by Alain Poissant
translated by Rob Twiss
University of Ottawa Press, 2015
The new priest in Napierville—the parishes of the diocese had a high turnover rate for priests between the ages of sixty and eighty—had never seen a face so cruelly devastated by scars. He pretended not to notice and warmly invited the Welder to come in.
The vestibule opened directly onto the great dining hall that had, at a time when French-Canadian Catholicism prospered, held up to forty guests at the same table. The walls were decorated with framed photos of popes, bishops, and vicars arrayed in their priestly vestments and distinctions.
The immense table served as a desk, and metal filing cabinets, like those in any administrative office, had replaced the buffets and cabinets that once held dishes and tablecloths. The priest asked his guest to sit down. The smooth shine of burnt skin was tempered by the dim light. The man was well built. He wore his work clothes: ample overalls, a dark shirt, steel-toed boots.
Over the course of his career, the priest had seen enough people who were hurting to know when to keep the introductions short. What will it be? he asked.
The observance of the sacraments was not what it used to be. Sunday mass and the various tests of faith had been put aside by the faithful. The rights of passage remained, as if it had been decided that life would be simplified into three distinct parts—a beginning, a middle, and an end—and that God would handle only the beginning and the end; man would take care of the middle.
A service for my son, Marquis, a service with singing, that’s what it will be, replied the Welder. No quavering. No crying. This is a man who knows exactly what death is worth, thought the priest, who got up and brought back the form.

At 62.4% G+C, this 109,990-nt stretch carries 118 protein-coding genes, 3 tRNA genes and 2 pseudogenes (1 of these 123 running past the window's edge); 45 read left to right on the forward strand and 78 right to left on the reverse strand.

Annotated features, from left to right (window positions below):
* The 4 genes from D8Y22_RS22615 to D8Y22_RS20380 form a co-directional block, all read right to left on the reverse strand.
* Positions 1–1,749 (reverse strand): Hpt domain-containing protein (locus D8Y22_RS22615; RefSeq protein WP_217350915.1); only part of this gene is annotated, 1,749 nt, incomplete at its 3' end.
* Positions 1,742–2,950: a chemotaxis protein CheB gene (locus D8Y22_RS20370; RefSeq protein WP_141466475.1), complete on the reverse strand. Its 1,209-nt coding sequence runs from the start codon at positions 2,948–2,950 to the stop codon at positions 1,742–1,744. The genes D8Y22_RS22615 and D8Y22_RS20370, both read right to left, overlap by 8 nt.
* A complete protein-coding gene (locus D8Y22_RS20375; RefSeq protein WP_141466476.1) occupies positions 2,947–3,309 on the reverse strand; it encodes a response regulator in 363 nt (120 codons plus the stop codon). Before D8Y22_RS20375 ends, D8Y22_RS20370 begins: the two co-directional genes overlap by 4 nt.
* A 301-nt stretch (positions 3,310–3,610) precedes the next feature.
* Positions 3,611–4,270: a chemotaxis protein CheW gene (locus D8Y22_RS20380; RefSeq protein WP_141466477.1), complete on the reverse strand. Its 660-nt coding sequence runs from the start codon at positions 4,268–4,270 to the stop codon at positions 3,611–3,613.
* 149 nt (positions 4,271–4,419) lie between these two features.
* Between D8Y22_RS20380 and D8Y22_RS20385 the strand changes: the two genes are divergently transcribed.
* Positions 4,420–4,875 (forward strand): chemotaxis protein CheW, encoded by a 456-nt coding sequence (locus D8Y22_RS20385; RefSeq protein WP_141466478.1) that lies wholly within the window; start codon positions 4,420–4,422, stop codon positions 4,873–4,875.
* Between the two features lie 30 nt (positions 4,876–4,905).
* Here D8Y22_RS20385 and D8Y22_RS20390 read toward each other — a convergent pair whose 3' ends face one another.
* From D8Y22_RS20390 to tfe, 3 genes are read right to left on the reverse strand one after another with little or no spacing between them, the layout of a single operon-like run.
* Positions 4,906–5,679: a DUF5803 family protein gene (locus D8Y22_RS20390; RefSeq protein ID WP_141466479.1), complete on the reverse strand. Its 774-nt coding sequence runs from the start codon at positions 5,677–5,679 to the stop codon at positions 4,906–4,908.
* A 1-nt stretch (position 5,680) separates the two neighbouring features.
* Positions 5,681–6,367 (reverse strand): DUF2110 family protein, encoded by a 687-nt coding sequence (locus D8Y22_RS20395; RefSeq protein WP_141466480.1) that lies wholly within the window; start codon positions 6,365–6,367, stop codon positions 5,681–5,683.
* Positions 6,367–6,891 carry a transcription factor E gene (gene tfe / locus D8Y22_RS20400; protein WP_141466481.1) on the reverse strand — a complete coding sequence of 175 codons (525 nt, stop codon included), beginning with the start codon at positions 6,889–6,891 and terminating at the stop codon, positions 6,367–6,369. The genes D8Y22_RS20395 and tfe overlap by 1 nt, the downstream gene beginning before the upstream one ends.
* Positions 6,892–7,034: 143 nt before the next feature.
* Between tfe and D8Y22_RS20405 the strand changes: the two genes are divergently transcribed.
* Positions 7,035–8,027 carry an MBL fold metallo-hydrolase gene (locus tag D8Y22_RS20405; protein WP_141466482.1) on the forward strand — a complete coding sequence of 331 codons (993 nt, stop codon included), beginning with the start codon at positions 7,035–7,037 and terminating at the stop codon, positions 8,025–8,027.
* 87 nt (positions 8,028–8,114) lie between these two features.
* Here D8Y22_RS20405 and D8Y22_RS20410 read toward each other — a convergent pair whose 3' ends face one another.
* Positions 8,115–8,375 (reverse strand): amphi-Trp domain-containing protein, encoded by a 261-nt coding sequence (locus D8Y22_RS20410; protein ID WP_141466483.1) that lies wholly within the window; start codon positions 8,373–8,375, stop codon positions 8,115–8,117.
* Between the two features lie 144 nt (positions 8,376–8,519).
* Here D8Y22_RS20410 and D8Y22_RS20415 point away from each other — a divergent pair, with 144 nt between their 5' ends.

What was the name, again?
The man looked away. The priest had to repeat himself.
The church had set three rates, the priest explained. The Welder said that what he liked in church was the singing. He wanted singing, lots of it. The whole choir, in the nave and in the loft.
They set a date. Marquis’s funeral would be held on Saturday at two o’clock in the afternoon. There would be twenty minutes of singing from the Introit to the Libera me.
The priest set down his pen and adopted the focused air of a confessor. The time had come to exercise his ministry, which consisted in reviving souls and presenting them to the Lord, the good and the sinful. Talk to me about Marquis, tell me what kind of Christian he was, so that I can write his eulogy.
Burnt faces lose a great deal of their natural ability to be expressive. They appear sculpted by nefarious hands. The cheeks are grafted onto the jaws. The glands atrophy so that the dry air irritates the eyes, which close in pain. The eyebrows disappear. The lips stay tightly clenched around the teeth. The words that come out of such a face are malformed and are seen as much as they are heard.
The Welder turned towards the door as if he were leaving. He stood up as if he were leaving. He nodded his head as if he were leaving. Then he sat back down, devastated.
What do you want me to say? He’s dead. He could have died a lot older than he did. He could have died a lot younger, too. You don’t get to decide. And if you do decide, people say you couldn’t handle it. What kind of a man was he? A man like any other. A man like me. A man like you.
Translation by Rob Twiss. Reproduced with the kind permission of the University of Ottawa Press
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